End: Fairbanks AK.
An early night, 10pm my eyes closed. Still light out, the everlasting twilight would soon creep in, absorbing the detail of the land.
Falling asleep with my phone inches from my face, the screaming of the alarm invaded my dream. An early morning was again for breakfast. Rolling about, I wished to sleep for weeks on end. My pillow, my dim room, the familiar rattle of my ceiling fan. Home, a place I have not seen in months.
My bag packed and loaded into the car, I wandered back into the house to meet Pat and Rita in the kitchen. I joined them for some toast and coffee, having a light conversation before we had to hit the road. Rita needed to be in work today, making our departure early and a long drive ahead. Dirk and I had no problem with the early takeoff, Haines Junction is our stop, one quarter of the way back to Haines. This was the major junction along the Alaskan highway, forking off to Fairbanks or Anchorage. A great spot to find a ride. A spot we will test our luck once more. As we said farewell to Pat and snapped a couple group shots, we were again on the open road.
Following the yellow line with my eyes, I watched the highway stretch into the distance. The mountains, now visible and towering, I finally had the chance to appreciate them without the fog. A picture perfect landscape. Rediscovering sections of the road, I laughed when I recognized the strip we nearly met the herd of elk head on. Noticing numerous tire streaks scaring the road, I realized we were not the only lucky ones.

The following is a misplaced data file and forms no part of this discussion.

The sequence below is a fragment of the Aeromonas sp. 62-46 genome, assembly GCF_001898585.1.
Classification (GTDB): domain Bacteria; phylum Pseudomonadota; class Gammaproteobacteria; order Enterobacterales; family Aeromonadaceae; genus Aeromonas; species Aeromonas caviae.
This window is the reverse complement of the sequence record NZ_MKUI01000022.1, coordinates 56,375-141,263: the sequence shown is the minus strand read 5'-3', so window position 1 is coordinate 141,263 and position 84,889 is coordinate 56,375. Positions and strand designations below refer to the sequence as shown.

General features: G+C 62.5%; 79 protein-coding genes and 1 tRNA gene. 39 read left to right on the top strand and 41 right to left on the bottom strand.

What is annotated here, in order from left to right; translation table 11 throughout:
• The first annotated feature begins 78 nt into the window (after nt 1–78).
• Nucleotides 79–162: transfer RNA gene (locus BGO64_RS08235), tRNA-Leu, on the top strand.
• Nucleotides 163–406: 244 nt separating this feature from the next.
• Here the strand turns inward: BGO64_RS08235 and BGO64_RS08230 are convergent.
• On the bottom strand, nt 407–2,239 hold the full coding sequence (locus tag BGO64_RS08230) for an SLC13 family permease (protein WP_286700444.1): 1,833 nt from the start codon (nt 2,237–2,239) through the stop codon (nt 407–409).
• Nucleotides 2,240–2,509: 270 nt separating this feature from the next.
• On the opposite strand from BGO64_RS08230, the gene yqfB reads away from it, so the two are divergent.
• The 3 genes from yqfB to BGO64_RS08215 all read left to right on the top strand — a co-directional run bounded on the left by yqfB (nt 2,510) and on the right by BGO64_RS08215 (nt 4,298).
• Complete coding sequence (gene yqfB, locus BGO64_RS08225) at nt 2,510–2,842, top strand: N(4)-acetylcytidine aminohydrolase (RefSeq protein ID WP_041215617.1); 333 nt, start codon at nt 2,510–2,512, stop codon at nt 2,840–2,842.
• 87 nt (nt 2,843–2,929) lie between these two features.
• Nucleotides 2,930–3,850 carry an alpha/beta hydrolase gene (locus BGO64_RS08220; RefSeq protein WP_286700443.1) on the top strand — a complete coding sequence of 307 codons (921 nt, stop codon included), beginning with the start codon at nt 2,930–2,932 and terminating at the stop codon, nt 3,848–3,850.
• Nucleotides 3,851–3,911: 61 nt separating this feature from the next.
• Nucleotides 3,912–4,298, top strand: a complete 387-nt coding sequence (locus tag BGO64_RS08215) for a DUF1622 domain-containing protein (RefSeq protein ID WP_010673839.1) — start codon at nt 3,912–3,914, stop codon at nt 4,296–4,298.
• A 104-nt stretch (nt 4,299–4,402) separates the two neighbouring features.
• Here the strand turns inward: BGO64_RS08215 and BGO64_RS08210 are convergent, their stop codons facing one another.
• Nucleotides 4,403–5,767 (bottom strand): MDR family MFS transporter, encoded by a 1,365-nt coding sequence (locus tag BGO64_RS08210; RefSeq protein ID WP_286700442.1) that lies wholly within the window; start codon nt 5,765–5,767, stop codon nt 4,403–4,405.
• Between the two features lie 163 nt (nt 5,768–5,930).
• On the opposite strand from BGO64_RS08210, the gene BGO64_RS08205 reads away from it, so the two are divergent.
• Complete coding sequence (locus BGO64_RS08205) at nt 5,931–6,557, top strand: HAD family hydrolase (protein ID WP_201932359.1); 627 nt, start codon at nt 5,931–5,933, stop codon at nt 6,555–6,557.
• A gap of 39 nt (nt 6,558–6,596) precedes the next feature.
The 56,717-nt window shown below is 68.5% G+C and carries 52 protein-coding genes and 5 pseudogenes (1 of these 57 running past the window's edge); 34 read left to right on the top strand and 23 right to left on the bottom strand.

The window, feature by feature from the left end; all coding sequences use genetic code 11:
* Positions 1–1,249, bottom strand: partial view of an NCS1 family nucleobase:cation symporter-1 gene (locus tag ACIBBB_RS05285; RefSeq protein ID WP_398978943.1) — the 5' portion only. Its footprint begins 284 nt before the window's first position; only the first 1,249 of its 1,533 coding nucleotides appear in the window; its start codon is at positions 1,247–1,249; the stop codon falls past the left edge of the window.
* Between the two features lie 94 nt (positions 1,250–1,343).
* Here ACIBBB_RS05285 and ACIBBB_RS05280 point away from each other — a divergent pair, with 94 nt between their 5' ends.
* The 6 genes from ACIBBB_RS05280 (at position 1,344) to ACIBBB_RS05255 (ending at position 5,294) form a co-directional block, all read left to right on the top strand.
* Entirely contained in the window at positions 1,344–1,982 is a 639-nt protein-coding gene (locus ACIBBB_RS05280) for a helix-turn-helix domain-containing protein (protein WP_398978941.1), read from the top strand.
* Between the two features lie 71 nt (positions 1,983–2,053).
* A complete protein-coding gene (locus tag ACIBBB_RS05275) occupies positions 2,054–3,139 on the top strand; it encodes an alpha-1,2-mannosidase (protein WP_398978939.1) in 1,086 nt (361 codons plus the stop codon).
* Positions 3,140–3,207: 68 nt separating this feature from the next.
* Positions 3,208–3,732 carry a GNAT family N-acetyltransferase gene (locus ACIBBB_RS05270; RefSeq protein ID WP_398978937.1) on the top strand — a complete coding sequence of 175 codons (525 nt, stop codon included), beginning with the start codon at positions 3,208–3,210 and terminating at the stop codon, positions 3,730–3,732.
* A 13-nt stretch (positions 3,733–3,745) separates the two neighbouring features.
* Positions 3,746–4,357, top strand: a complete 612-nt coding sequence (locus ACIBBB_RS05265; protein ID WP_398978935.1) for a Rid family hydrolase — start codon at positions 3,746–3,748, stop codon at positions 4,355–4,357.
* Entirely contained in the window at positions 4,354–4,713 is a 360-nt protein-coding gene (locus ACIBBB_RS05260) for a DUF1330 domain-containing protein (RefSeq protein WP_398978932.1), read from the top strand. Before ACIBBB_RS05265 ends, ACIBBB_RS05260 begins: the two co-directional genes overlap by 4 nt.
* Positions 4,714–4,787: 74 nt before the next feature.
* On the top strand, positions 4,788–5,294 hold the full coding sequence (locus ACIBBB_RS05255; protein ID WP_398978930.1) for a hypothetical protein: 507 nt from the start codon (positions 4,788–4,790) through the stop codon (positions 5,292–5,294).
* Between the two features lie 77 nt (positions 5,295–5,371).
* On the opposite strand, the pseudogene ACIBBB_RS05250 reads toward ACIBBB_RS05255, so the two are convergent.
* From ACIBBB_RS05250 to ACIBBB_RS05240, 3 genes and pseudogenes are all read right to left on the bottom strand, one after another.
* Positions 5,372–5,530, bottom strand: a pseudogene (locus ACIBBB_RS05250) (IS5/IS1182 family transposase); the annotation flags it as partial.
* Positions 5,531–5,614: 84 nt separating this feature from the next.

The watering hole, our stop at the junction. As Rita filled her car, we unloaded our bags. Tossing them to the side, I set up my camera to snap the last shot of the Haines gang. Mad adventuring people, crazies set out to live life and make memories. Hugs and goodbyes, friends that will be remembered. Watching her pull away, all I could think about was the many people that helped us get to where we were. All whome has made this trip so much better. As the dust faded from the road, we turned to grab our bags and walk to the edge of town, thumbs out.
The morning grew hot as we took our shifts on the roadside. Tired and with depression setting in, the hours piled up as we sat waiting for the one vehicle to save us. We just spent our time kicking rocks, the only pass time to keep our sanity. Dirk soon made a trip to a shop nearby and scored a piece of cardboard. I smiled as this became my new task. I scribbled the word Alaska. Big and visible, a timely task for the ball-point pen. With a new ray of hope, we grabbed our packs, our new sign and headed for a new spot. Again we waited, sign up and thumb out.
The afternoon sun was now overhead as I hid underneath the cardboard sign. Looking at my watch then at Dirk, we both new we might not be leaving the junction. Four and a half hours had passed, not one vehicle slowed. Just the common shrug of shoulders and hand gestures from the drivers as they passed. We decided to head back into town, a defeating walk. Into the bar we went.